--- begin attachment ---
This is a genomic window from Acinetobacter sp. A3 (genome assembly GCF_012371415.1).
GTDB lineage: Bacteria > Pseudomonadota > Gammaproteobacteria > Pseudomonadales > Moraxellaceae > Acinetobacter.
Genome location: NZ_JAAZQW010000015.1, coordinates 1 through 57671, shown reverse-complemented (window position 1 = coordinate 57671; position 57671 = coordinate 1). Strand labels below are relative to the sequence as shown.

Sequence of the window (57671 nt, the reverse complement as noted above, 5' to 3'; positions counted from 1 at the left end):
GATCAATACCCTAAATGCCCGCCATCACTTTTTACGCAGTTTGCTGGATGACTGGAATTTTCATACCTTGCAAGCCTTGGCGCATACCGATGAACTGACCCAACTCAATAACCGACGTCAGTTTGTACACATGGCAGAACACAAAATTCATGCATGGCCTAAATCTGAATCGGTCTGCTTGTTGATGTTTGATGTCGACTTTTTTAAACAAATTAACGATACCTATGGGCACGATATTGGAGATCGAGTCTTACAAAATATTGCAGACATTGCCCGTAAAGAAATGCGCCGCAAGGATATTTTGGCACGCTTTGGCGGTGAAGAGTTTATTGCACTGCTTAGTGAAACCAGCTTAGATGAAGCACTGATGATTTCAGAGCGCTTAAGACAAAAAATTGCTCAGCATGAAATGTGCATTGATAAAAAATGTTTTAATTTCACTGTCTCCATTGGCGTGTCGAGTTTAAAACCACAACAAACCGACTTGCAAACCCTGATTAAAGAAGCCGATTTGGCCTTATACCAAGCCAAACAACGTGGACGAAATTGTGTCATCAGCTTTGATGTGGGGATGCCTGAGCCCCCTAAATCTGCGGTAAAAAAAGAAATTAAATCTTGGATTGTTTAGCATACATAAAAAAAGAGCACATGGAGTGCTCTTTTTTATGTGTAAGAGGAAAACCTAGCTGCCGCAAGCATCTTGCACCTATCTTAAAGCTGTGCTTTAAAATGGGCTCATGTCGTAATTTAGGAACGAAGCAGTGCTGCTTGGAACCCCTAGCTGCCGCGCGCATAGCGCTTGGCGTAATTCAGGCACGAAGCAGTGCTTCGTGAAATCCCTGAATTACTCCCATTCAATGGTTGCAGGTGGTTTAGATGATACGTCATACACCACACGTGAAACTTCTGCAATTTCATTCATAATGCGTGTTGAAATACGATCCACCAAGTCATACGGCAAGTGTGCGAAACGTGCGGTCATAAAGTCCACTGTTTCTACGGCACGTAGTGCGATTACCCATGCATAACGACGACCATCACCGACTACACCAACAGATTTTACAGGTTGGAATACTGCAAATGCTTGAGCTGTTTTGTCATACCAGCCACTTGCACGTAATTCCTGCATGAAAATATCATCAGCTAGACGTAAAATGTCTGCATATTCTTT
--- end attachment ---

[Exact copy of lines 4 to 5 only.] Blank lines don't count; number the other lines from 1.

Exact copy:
Sequence of the window (57671 nt, the reverse complement as noted above, 5' to 3'; positions counted from 1 at the left end):
GATCAATACCCTAAATGCCCGCCATCACTTTTTACGCAGTTTGCTGGATGACTGGAATTTTCATACCTTGCAAGCCTTGGCGCATACCGATGAACTGACCCAACTCAATAACCGACGTCAGTTTGTACACATGGCAGAACACAAAATTCATGCATGGCCTAAATCTGAATCGGTCTGCTTGTTGATGTTTGATGTCGACTTTTTTAAACAAATTAACGATACCTATGGGCACGATATTGGAGATCGAGTCTTACAAAATATTGCAGACATTGCCCGTAAAGAAATGCGCCGCAAGGATATTTTGGCACGCTTTGGCGGTGAAGAGTTTATTGCACTGCTTAGTGAAACCAGCTTAGATGAAGCACTGATGATTTCAGAGCGCTTAAGACAAAAAATTGCTCAGCATGAAATGTGCATTGATAAAAAATGTTTTAATTTCACTGTCTCCATTGGCGTGTCGAGTTTAAAACCACAACAAACCGACTTGCAAACCCTGATTAAAGAAGCCGATTTGGCCTTATACCAAGCCAAACAACGTGGACGAAATTGTGTCATCAGCTTTGATGTGGGGATGCCTGAGCCCCCTAAATCTGCGGTAAAAAAAGAAATTAAATCTTGGATTGTTTAGCATACATAAAAAAAGAGCACATGGAGTGCTCTTTTTTATGTGTAAGAGGAAAACCTAGCTGCCGCAAGCATCTTGCACCTATCTTAAAGCTGTGCTTTAAAATGGGCTCATGTCGTAATTTAGGAACGAAGCAGTGCTGCTTGGAACCCCTAGCTGCCGCGCGCATAGCGCTTGGCGTAATTCAGGCACGAAGCAGTGCTTCGTGAAATCCCTGAATTACTCCCATTCAATGGTTGCAGGTGGTTTAGATGATACGTCATACACCACACGTGAAACTTCTGCAATTTCATTCATAATGCGTGTTGAAATACGATCCACCAAGTCATACGGCAAGTGTGCGAAACGTGCGGTCATAAAGTCCACTGTTTCTACGGCACGTAGTGCGATTACCCATGCATAACGACGACCATCACCGACTACACCAACAGATTTTACAGGTTGGAATACTGCAAATGCTTGAGCTGTTTTGTCATACCAGCCACTTGCACGTAATTCCTGCATGAAAATATCATCAGCTAGACGTAAAATGTCTGCATATTCTTT